Software is a broad category. It includes systems that connect DER in order to optimize synergies between like and unlike resources, in addition to the interface mechanics of interacting with utilities and wholesale markets for ancillary services. IT and related software is where the money is being made in the VPP market; according to Navigant Research’s Virtual Power Plant Enabling Technologies report, software spending is expected to represent nearly 90% of total VPP implementation spending by 2025. The same report also provides an analysis of the energy storage systems being wrapped into VPPs.

A sudden surge in energy storage deployments being aggregated into VPPs is tilting the market in dramatically new directions. How utilities and wholesale transmission grid operators treat energy storage as an asset may be the most important technology-related development affecting near-term commercial VPP deployments.

Ranking Vendors

Navigant also recently published a Leaderboard Report ranking VPP software vendors. There is always an apples-to-apples comparison challenge with the Leaderboard format, but by stepping back and focusing on the overall trends in the market, insights bubble up to the surface.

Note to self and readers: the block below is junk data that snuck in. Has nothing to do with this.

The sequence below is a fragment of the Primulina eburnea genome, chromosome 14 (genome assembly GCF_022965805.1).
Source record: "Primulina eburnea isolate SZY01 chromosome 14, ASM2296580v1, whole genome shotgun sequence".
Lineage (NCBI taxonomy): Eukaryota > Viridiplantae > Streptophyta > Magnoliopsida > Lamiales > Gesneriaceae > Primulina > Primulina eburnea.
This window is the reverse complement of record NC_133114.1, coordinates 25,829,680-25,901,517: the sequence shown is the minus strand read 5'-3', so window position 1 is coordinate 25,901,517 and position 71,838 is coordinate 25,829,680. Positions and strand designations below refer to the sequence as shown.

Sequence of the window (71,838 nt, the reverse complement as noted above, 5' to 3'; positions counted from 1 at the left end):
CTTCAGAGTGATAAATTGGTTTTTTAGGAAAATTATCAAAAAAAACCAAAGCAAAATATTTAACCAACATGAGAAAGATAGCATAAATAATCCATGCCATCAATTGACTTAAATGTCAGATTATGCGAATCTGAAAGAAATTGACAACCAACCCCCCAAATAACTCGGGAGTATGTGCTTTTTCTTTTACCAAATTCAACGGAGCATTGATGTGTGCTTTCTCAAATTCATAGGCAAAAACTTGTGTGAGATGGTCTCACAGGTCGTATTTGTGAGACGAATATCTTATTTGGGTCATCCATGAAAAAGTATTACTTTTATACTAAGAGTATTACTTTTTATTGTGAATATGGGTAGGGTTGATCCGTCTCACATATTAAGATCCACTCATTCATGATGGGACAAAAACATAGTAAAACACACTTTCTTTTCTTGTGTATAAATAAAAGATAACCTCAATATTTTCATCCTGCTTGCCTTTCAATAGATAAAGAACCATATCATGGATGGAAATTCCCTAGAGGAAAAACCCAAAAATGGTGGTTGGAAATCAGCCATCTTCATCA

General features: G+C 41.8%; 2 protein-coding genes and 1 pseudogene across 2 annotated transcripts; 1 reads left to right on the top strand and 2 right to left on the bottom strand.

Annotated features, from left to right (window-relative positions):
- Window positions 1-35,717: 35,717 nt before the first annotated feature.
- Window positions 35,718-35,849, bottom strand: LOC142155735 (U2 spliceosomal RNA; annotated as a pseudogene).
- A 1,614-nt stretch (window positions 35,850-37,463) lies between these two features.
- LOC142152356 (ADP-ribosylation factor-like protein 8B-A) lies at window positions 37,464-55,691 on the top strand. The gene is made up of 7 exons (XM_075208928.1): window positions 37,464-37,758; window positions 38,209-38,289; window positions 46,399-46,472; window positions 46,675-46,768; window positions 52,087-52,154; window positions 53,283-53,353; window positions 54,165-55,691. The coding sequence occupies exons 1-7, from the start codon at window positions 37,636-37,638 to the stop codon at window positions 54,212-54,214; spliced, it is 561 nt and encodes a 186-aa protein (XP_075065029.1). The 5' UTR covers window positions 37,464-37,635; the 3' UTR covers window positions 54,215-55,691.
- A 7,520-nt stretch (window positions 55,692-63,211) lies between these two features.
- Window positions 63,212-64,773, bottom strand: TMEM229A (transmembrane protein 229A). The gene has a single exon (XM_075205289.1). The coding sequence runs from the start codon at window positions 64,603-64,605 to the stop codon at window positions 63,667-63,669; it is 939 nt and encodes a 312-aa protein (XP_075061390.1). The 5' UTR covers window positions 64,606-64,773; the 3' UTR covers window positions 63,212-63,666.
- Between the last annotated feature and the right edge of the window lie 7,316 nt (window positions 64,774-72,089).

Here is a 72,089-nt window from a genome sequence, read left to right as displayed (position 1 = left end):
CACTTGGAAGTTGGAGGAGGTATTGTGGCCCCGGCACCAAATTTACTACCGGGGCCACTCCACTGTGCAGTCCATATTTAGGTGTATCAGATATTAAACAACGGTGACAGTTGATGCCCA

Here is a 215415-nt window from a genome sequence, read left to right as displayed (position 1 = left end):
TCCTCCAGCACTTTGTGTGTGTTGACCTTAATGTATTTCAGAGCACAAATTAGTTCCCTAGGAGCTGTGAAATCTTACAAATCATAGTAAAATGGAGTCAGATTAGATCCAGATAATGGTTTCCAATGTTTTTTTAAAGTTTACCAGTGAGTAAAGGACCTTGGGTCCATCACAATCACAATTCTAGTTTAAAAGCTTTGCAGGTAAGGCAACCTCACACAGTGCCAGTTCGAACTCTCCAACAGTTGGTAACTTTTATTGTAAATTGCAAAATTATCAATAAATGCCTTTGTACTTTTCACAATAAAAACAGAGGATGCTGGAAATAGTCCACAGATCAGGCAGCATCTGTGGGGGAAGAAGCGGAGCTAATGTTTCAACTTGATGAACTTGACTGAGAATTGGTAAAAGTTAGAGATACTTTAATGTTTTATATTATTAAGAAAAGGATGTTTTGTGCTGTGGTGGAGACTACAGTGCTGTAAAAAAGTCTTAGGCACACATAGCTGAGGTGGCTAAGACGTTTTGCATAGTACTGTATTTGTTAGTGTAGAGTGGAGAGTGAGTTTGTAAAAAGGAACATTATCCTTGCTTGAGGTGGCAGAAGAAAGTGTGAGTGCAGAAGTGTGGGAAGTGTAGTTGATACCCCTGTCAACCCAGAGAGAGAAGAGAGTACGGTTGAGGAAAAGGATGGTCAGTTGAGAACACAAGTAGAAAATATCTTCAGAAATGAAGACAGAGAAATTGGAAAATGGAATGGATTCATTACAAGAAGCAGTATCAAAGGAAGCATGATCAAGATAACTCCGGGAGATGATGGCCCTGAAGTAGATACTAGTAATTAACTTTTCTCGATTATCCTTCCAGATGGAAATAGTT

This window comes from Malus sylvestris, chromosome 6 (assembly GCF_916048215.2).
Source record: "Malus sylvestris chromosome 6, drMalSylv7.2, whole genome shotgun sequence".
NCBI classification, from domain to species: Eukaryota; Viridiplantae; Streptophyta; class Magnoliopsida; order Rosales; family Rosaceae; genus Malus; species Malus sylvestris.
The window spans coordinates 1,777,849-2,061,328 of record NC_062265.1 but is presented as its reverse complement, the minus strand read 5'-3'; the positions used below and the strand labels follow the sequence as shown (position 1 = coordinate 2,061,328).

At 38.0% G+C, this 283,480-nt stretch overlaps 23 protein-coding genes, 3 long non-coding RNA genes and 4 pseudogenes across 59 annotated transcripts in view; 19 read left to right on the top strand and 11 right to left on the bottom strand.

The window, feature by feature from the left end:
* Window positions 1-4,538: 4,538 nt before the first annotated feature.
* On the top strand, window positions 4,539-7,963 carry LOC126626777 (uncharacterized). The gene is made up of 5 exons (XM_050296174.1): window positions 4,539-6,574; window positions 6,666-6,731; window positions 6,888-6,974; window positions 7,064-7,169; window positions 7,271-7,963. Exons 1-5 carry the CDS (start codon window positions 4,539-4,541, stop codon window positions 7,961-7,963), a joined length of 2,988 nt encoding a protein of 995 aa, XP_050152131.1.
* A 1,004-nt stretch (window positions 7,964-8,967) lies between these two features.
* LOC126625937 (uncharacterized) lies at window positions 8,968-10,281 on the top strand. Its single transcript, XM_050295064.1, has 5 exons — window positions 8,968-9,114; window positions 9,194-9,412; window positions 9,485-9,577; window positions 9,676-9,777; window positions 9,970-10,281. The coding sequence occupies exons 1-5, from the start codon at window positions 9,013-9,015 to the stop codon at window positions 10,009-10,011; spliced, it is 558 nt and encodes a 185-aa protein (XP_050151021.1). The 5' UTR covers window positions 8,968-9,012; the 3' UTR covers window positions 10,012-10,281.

Ranking software vendors active in the mixed asset VPP market is even more problematic than microgrid controls vendors given the lack of available transparent data on performance of software products. The lack of a universal definition for a VPP only adds another layer of issues in developing a ranking. These caveats aside, the rankings do reveal some market insights.

Some vendors claim vertically integrated utilities are the best near-term market for VPPs, since all ancillary services required to keep the grid physically in balance are purchased by one single entity. Others argue that deregulated markets open doors to new ways of monetizing value and harness the value of diversity and competition. I believe both opportunities will help build the VPPs of the future. It will be mix of pure-play software vendors, energy storage innovators, and large global technology companies that show the way.